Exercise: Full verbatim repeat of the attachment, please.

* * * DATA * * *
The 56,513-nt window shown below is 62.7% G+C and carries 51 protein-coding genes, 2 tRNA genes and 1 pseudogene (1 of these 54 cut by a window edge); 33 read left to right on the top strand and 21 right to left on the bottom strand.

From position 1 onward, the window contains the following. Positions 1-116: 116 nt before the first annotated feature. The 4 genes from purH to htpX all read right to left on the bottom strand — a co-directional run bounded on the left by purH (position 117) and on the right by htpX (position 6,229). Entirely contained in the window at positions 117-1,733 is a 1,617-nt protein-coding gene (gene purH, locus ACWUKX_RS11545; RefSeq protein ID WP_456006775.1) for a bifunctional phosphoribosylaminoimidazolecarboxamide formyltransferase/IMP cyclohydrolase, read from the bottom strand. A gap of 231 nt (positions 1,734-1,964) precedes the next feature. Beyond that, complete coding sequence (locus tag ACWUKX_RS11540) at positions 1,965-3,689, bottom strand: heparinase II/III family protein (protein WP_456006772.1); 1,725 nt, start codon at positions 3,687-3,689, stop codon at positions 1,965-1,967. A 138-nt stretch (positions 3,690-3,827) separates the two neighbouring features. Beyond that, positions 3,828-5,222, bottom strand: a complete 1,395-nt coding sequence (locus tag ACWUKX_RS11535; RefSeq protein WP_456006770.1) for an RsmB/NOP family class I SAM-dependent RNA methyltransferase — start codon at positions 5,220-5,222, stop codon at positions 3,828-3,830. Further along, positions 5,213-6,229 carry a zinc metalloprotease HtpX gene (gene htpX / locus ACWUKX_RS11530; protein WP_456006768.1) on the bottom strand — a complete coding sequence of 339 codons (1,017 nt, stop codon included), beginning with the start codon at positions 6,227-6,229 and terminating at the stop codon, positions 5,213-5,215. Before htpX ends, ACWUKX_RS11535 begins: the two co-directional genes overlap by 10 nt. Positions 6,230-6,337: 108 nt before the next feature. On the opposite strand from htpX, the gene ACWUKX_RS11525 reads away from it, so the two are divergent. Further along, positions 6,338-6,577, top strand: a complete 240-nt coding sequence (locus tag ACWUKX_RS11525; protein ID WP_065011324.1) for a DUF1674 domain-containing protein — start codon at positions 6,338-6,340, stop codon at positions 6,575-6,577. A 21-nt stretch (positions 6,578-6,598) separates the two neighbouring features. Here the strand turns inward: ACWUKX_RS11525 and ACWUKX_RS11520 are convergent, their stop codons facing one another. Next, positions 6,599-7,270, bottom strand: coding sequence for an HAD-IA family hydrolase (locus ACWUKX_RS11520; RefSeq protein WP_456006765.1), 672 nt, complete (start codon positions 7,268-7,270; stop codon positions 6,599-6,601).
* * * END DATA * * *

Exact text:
The 56,513-nt window shown below is 62.7% G+C and carries 51 protein-coding genes, 2 tRNA genes and 1 pseudogene (1 of these 54 cut by a window edge); 33 read left to right on the top strand and 21 right to left on the bottom strand.

From position 1 onward, the window contains the following. Positions 1-116: 116 nt before the first annotated feature. The 4 genes from purH to htpX all read right to left on the bottom strand — a co-directional run bounded on the left by purH (position 117) and on the right by htpX (position 6,229). Entirely contained in the window at positions 117-1,733 is a 1,617-nt protein-coding gene (gene purH, locus ACWUKX_RS11545; RefSeq protein ID WP_456006775.1) for a bifunctional phosphoribosylaminoimidazolecarboxamide formyltransferase/IMP cyclohydrolase, read from the bottom strand. A gap of 231 nt (positions 1,734-1,964) precedes the next feature. Beyond that, complete coding sequence (locus tag ACWUKX_RS11540) at positions 1,965-3,689, bottom strand: heparinase II/III family protein (protein WP_456006772.1); 1,725 nt, start codon at positions 3,687-3,689, stop codon at positions 1,965-1,967. A 138-nt stretch (positions 3,690-3,827) separates the two neighbouring features. Beyond that, positions 3,828-5,222, bottom strand: a complete 1,395-nt coding sequence (locus tag ACWUKX_RS11535; RefSeq protein WP_456006770.1) for an RsmB/NOP family class I SAM-dependent RNA methyltransferase — start codon at positions 5,220-5,222, stop codon at positions 3,828-3,830. Further along, positions 5,213-6,229 carry a zinc metalloprotease HtpX gene (gene htpX / locus ACWUKX_RS11530; protein WP_456006768.1) on the bottom strand — a complete coding sequence of 339 codons (1,017 nt, stop codon included), beginning with the start codon at positions 6,227-6,229 and terminating at the stop codon, positions 5,213-5,215. Before htpX ends, ACWUKX_RS11535 begins: the two co-directional genes overlap by 10 nt. Positions 6,230-6,337: 108 nt before the next feature. On the opposite strand from htpX, the gene ACWUKX_RS11525 reads away from it, so the two are divergent. Further along, positions 6,338-6,577, top strand: a complete 240-nt coding sequence (locus tag ACWUKX_RS11525; protein ID WP_065011324.1) for a DUF1674 domain-containing protein — start codon at positions 6,338-6,340, stop codon at positions 6,575-6,577. A 21-nt stretch (positions 6,578-6,598) separates the two neighbouring features. Here the strand turns inward: ACWUKX_RS11525 and ACWUKX_RS11520 are convergent, their stop codons facing one another. Next, positions 6,599-7,270, bottom strand: coding sequence for an HAD-IA family hydrolase (locus ACWUKX_RS11520; RefSeq protein WP_456006765.1), 672 nt, complete (start codon positions 7,268-7,270; stop codon positions 6,599-6,601).